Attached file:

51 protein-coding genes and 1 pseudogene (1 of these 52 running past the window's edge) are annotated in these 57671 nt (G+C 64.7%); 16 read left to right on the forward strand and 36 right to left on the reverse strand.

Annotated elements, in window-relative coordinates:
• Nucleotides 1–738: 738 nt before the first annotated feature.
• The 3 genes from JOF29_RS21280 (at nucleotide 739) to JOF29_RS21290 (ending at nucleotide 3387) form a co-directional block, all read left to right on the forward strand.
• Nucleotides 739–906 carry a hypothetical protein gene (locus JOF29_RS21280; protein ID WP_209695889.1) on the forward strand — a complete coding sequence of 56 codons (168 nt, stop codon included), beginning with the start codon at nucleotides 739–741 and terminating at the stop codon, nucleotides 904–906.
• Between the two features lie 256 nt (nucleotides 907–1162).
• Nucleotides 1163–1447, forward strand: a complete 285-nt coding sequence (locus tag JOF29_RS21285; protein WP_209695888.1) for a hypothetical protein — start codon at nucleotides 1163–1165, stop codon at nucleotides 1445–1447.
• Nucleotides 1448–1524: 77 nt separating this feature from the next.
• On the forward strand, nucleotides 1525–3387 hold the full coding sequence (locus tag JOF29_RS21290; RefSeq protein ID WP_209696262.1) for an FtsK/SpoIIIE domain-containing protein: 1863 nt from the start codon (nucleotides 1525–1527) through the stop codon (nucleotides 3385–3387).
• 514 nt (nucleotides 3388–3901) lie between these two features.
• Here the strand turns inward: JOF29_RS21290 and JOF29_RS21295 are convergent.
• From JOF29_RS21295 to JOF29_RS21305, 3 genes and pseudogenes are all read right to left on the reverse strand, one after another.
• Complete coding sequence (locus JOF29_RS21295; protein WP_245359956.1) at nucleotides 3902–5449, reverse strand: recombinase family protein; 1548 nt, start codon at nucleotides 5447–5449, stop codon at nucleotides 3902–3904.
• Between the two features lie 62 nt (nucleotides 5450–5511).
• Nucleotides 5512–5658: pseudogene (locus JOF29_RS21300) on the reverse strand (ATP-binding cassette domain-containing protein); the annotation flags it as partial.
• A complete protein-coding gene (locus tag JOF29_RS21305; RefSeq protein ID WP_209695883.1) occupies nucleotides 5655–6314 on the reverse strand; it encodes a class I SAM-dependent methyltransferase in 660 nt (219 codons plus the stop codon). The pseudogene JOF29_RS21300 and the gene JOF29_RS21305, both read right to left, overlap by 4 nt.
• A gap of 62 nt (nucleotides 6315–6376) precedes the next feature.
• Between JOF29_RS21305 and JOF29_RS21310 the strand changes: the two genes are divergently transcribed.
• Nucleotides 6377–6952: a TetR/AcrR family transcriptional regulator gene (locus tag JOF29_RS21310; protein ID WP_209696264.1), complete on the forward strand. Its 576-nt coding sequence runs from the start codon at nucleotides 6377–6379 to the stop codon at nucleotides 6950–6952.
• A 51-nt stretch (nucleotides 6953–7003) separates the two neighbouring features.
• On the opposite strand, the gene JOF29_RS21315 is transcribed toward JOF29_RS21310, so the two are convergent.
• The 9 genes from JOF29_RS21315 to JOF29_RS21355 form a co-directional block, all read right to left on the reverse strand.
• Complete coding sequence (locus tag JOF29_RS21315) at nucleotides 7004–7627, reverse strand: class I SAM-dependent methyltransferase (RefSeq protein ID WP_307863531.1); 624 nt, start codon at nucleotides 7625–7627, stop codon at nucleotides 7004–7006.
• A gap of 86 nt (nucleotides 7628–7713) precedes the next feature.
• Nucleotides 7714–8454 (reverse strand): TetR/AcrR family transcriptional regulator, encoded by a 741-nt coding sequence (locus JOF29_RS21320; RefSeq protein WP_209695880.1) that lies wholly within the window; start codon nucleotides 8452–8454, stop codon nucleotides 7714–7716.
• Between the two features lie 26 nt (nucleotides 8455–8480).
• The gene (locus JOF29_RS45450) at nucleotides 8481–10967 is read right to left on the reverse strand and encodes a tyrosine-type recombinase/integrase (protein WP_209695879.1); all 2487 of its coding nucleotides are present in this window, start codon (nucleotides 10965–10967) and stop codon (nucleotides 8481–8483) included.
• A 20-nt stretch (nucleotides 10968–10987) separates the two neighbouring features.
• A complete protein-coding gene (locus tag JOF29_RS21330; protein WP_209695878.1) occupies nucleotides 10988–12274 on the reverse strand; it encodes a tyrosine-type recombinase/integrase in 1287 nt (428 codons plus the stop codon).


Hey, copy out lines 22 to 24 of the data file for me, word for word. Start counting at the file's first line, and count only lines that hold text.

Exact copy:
• The 9 genes from JOF29_RS21315 to JOF29_RS21355 form a co-directional block, all read right to left on the reverse strand.
• Complete coding sequence (locus tag JOF29_RS21315) at nucleotides 7004–7627, reverse strand: class I SAM-dependent methyltransferase (RefSeq protein ID WP_307863531.1); 624 nt, start codon at nucleotides 7625–7627, stop codon at nucleotides 7004–7006.
• A gap of 86 nt (nucleotides 7628–7713) precedes the next feature.